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Supplementary Tables S1, S2, S5-S13 from The Polyamine–Hypusine Circuit Controls an Oncogenic Translational Program Essential for Malignant Conversion in MYC-Driven Lymphoma

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posted on 2023-07-05, 08:41 authored by Shima Nakanishi, Jiannong Li, Anders E. Berglund, Youngchul Kim, Yonghong Zhang, Ling Zhang, Chunying Yang, Jinming Song, Raghavendra G. Mirmira, John L. Cleveland

Supplementary Tables S1, S2, S5-S13 includes Supplementary Tables S1, S2, S5-S13. Supplementary Table S1 provides a summary of BL and DHL patient demographics for the immunohistochemistry study presented in Fig. 1, E and F. Supplementary Table S2 lists the MYC-dysregulated genes whose expression is significantly altered following depletion of eIF5A or DHPS, related to Fig. 4F. Supplementary Table S5 shows DHPS GISTIC count and survival of select TCGA PanCancer datasets, related to Fig. 7J. Supplementary Table S6 shows the genetic mouse models used in this study, related to Methods. Supplementary Table S7 shows the mouse and human cell lines used in this study, related to Methods. Supplementary Table S8 lists the antibodies used in this study, related to Methods. Supplementary Table S9 lists reagents used in this study, related to Methods. Supplementary Table S10 summarizes the plasmids used in this study, related to Methods. Supplementary Table S11 lists the sequences of the oligonucleotides used in this study, related to Methods. Supplementary Table S12 lists accession numbers and publicly deposited data from this study, related to Methods. Supplementary Table S13 lists software and algorithms used in this study, related to Methods.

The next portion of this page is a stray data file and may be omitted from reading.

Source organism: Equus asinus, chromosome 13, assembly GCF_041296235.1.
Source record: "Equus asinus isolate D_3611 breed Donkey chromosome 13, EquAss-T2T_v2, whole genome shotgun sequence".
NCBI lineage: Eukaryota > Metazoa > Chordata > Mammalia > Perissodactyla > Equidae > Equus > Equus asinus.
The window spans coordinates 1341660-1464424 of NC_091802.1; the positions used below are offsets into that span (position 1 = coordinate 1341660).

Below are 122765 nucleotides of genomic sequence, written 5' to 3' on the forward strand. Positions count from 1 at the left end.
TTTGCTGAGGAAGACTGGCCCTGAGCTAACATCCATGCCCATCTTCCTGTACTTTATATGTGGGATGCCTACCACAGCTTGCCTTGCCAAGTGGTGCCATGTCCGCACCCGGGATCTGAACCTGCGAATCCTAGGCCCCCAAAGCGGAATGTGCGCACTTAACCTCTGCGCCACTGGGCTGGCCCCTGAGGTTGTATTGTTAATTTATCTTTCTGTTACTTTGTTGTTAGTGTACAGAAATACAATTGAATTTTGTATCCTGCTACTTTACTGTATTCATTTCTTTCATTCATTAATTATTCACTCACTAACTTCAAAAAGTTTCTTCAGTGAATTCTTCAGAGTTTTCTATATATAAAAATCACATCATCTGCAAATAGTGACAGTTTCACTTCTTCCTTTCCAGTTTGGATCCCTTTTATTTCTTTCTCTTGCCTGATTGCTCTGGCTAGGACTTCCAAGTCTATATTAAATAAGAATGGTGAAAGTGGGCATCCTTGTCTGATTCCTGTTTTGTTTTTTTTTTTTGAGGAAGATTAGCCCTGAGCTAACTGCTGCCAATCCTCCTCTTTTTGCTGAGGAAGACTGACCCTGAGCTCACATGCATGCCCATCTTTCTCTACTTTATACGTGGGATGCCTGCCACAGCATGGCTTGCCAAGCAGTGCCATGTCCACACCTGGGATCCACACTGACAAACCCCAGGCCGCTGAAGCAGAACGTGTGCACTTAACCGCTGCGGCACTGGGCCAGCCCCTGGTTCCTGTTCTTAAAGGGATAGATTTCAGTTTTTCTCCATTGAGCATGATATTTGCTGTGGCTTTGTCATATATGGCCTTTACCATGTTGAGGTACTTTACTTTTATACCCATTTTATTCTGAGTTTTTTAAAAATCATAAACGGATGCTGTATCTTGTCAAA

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National Cancer Institute (NCI)

United States Department of Health and Human Services

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ARTICLE ABSTRACT

The MYC oncoprotein is activated in a broad spectrum of human malignancies and transcriptionally reprograms the genome to drive cancer cell growth. Given this, it is unclear if targeting a single effector of MYC will have therapeutic benefit. MYC activates the polyamine–hypusine circuit, which posttranslationally modifies the eukaryotic translation factor eIF5A. The roles of this circuit in cancer are unclear. Here we report essential intrinsic roles for hypusinated eIF5A in the development and maintenance of MYC-driven lymphoma, where the loss of eIF5A hypusination abolishes malignant transformation of MYC-overexpressing B cells. Mechanistically, integrating RNA sequencing, ribosome sequencing, and proteomic analyses revealed that efficient translation of select targets is dependent upon eIF5A hypusination, including regulators of G1–S phase cell-cycle progression and DNA replication. This circuit thus controls MYC's proliferative response, and it is also activated across multiple malignancies. These findings suggest the hypusine circuit as a therapeutic target for several human tumor types. Elevated EIF5A and the polyamine–hypusine circuit are manifest in many malignancies, including MYC-driven tumors, and eIF5A hypusination is necessary for MYC proliferative signaling. Not­ably, this circuit controls an oncogenic translational program essential for the development and maintenance of MYC-driven lymphoma, supporting this axis as a target for cancer prevention and treatment.See related commentary by Wilson and Klein, p. 248.This article is highlighted in the In This Issue feature, p. 247

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